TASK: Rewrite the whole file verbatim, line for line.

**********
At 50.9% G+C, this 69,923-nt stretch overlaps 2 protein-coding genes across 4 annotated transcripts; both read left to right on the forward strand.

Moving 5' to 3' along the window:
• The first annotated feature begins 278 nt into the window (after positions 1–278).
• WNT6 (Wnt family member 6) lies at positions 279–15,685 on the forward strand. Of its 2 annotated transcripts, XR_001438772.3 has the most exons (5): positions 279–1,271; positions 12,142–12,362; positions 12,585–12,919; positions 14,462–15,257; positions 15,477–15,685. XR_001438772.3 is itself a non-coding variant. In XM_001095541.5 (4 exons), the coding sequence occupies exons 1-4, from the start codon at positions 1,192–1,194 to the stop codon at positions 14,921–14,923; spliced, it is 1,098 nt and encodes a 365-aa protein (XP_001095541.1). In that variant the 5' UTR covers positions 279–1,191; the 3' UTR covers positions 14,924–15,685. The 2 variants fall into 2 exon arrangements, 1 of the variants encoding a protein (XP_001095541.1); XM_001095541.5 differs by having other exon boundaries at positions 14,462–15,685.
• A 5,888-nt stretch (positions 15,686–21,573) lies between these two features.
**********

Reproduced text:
At 50.9% G+C, this 69,923-nt stretch overlaps 2 protein-coding genes across 4 annotated transcripts; both read left to right on the forward strand.

Moving 5' to 3' along the window:
• The first annotated feature begins 278 nt into the window (after positions 1–278).
• WNT6 (Wnt family member 6) lies at positions 279–15,685 on the forward strand. Of its 2 annotated transcripts, XR_001438772.3 has the most exons (5): positions 279–1,271; positions 12,142–12,362; positions 12,585–12,919; positions 14,462–15,257; positions 15,477–15,685. XR_001438772.3 is itself a non-coding variant. In XM_001095541.5 (4 exons), the coding sequence occupies exons 1-4, from the start codon at positions 1,192–1,194 to the stop codon at positions 14,921–14,923; spliced, it is 1,098 nt and encodes a 365-aa protein (XP_001095541.1). In that variant the 5' UTR covers positions 279–1,191; the 3' UTR covers positions 14,924–15,685. The 2 variants fall into 2 exon arrangements, 1 of the variants encoding a protein (XP_001095541.1); XM_001095541.5 differs by having other exon boundaries at positions 14,462–15,685.
• A 5,888-nt stretch (positions 15,686–21,573) lies between these two features.